Why don’t men cook at home?
No one’s invented a steak that will fit in the toaster.
This is in no way meant to be a cooking blog, but as someone who takes photos of every single meal that she makes, I thought I’d write about my more successful incarnations. And so here we have the great chilli con carne:
It may look like I took a photo of this in hall, but if you look carefully, you can see that although the tray and the glass may have been *acquired* from hall, the cutlery certainly is not! And also, there lies my trusty RSC 2009. Now who takes a pen to hall?!
I was going to post a series of photos of my chilli con carne through the ages, but it looks like I didn’t take that many at all, and if you think I am sad enough to go trawling through my Facebook photo history for said elusive photos then you are mistaken – I only went as far back as Easter 2010: Part I before giving up.
On reflection, the last time I made this dish was sometime last term, and it must have tasted good enough to steal…because it did get stolen. I think I’ve almost recovered from that trauma (in which I missed my very important lectures to sit and stare at the wall for a few hours in rage) so I feel that it would be somewhat therapeutic to share. After all, sharing is caring. And revealing is healing.
Clove of garlic
6 Tomatoes (or a large tin of tomatoes in sauce)
Red or green pepper
215g tin of kidney beans in chilli sauce (important, otherwise you have to make your own chilli sauce!)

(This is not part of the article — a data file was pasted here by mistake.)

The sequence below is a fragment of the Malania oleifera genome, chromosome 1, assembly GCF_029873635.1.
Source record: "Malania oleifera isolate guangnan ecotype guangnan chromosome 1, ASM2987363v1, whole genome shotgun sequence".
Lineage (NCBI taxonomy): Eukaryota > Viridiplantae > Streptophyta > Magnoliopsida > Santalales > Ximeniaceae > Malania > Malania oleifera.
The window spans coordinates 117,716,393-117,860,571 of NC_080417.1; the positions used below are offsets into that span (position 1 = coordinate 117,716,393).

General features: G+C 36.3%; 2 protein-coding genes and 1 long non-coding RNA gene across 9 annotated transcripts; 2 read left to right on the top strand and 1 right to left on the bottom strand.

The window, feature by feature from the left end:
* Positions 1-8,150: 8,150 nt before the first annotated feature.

Chopped Chilli (optional)
White wine (optional)
1. Chop the onions and garlic into small pieces and fry them until slightly brown.
2. Add the beef; season with salt and pepper and fry until cooked. I tend to use a third or half of a 500g pack. Normally it’s enough to last me for two meals!
3. Chop up the pepper and chuck that in, along with the tomatoes and the kidney beans.
4. Pour in half a cup of white wine – I didn’t use white wine in any of my other attempts, and must say that the wine does bring a new level to the flavour. If you don’t want to use alcohol, half a cup of water will do.
5. Add chilli powder or chopped up chilli at your discretion.
6. Let the mysterious mush simmer for fifteen to twenty minutes, or longer, if possible – the longer you cook this, the more flavour will seep into the beef.
7. Once the sauce has reduced to your satisfaction, serve with rice!
If you don’t have the chilli sauce then you can either buy pre-made sauce, or make your own from a combination of: tomato puree, water, sugar, chilli powder, paprika, salt, cumin, garlic powder, black pepper, coriander, oregano, onion powder, basil, and thyme...as it says on the back of my tin of kidney beans in chilli sauce. So yeah, buy the kidney beans in chilli sauce. From Tesco.
Finally, you may notice that I haven’t been very specific with the quantities of ingredients used – that’s because I tend to make it up on the spot so have never actually taken note of the ratios. This may or may not be a good thing...I’ll leave this up to you to decide.